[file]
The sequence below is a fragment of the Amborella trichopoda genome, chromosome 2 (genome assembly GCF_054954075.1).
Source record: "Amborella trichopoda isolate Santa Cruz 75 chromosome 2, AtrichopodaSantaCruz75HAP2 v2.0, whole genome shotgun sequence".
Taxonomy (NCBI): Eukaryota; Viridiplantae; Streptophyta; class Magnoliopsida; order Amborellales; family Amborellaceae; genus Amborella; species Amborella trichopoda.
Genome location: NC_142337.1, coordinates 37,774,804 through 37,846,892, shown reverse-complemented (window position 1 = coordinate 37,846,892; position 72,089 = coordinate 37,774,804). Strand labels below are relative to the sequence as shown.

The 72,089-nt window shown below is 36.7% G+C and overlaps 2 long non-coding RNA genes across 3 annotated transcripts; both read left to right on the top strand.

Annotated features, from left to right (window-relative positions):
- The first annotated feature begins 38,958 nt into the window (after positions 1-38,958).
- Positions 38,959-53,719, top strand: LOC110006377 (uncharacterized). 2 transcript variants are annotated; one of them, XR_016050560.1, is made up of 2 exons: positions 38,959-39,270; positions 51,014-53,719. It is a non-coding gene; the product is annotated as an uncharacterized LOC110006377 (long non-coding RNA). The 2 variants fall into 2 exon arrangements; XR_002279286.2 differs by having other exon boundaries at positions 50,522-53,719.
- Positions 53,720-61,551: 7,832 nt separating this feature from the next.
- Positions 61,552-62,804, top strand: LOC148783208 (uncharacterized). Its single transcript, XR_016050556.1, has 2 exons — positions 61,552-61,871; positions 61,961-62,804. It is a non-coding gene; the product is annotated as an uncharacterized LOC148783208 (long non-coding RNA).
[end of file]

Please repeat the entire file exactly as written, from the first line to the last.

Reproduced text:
The sequence below is a fragment of the Amborella trichopoda genome, chromosome 2 (genome assembly GCF_054954075.1).
Source record: "Amborella trichopoda isolate Santa Cruz 75 chromosome 2, AtrichopodaSantaCruz75HAP2 v2.0, whole genome shotgun sequence".
Taxonomy (NCBI): Eukaryota; Viridiplantae; Streptophyta; class Magnoliopsida; order Amborellales; family Amborellaceae; genus Amborella; species Amborella trichopoda.
Genome location: NC_142337.1, coordinates 37,774,804 through 37,846,892, shown reverse-complemented (window position 1 = coordinate 37,846,892; position 72,089 = coordinate 37,774,804). Strand labels below are relative to the sequence as shown.

The 72,089-nt window shown below is 36.7% G+C and overlaps 2 long non-coding RNA genes across 3 annotated transcripts; both read left to right on the top strand.

Annotated features, from left to right (window-relative positions):
- The first annotated feature begins 38,958 nt into the window (after positions 1-38,958).
- Positions 38,959-53,719, top strand: LOC110006377 (uncharacterized). 2 transcript variants are annotated; one of them, XR_016050560.1, is made up of 2 exons: positions 38,959-39,270; positions 51,014-53,719. It is a non-coding gene; the product is annotated as an uncharacterized LOC110006377 (long non-coding RNA). The 2 variants fall into 2 exon arrangements; XR_002279286.2 differs by having other exon boundaries at positions 50,522-53,719.
- Positions 53,720-61,551: 7,832 nt separating this feature from the next.
- Positions 61,552-62,804, top strand: LOC148783208 (uncharacterized). Its single transcript, XR_016050556.1, has 2 exons — positions 61,552-61,871; positions 61,961-62,804. It is a non-coding gene; the product is annotated as an uncharacterized LOC148783208 (long non-coding RNA).